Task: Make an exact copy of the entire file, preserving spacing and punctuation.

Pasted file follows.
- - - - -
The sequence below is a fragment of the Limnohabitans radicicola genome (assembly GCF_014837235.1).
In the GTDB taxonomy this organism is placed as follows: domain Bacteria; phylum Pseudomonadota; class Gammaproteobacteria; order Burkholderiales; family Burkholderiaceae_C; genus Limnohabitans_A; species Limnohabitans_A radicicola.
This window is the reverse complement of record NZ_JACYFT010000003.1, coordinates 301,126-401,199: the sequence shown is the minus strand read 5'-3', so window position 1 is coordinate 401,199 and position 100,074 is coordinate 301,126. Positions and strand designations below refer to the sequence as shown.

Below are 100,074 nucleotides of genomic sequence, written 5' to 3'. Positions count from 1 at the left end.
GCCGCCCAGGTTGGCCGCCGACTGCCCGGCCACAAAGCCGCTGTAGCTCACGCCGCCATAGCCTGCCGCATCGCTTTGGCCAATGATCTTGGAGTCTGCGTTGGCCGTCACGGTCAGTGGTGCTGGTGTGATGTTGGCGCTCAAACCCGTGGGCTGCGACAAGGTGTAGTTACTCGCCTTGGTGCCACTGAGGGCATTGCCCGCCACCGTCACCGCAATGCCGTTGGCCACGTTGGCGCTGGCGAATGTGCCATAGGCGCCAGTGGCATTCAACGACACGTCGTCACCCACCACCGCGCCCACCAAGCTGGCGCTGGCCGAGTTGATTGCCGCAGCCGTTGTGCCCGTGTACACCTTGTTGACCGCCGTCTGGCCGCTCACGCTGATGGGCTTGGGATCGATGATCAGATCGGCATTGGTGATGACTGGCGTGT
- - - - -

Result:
The sequence below is a fragment of the Limnohabitans radicicola genome (assembly GCF_014837235.1).
In the GTDB taxonomy this organism is placed as follows: domain Bacteria; phylum Pseudomonadota; class Gammaproteobacteria; order Burkholderiales; family Burkholderiaceae_C; genus Limnohabitans_A; species Limnohabitans_A radicicola.
This window is the reverse complement of record NZ_JACYFT010000003.1, coordinates 301,126-401,199: the sequence shown is the minus strand read 5'-3', so window position 1 is coordinate 401,199 and position 100,074 is coordinate 301,126. Positions and strand designations below refer to the sequence as shown.

Below are 100,074 nucleotides of genomic sequence, written 5' to 3'. Positions count from 1 at the left end.
GCCGCCCAGGTTGGCCGCCGACTGCCCGGCCACAAAGCCGCTGTAGCTCACGCCGCCATAGCCTGCCGCATCGCTTTGGCCAATGATCTTGGAGTCTGCGTTGGCCGTCACGGTCAGTGGTGCTGGTGTGATGTTGGCGCTCAAACCCGTGGGCTGCGACAAGGTGTAGTTACTCGCCTTGGTGCCACTGAGGGCATTGCCCGCCACCGTCACCGCAATGCCGTTGGCCACGTTGGCGCTGGCGAATGTGCCATAGGCGCCAGTGGCATTCAACGACACGTCGTCACCCACCACCGCGCCCACCAAGCTGGCGCTGGCCGAGTTGATTGCCGCAGCCGTTGTGCCCGTGTACACCTTGTTGACCGCCGTCTGGCCGCTCACGCTGATGGGCTTGGGATCGATGATCAGATCGGCATTGGTGATGACTGGCGTGT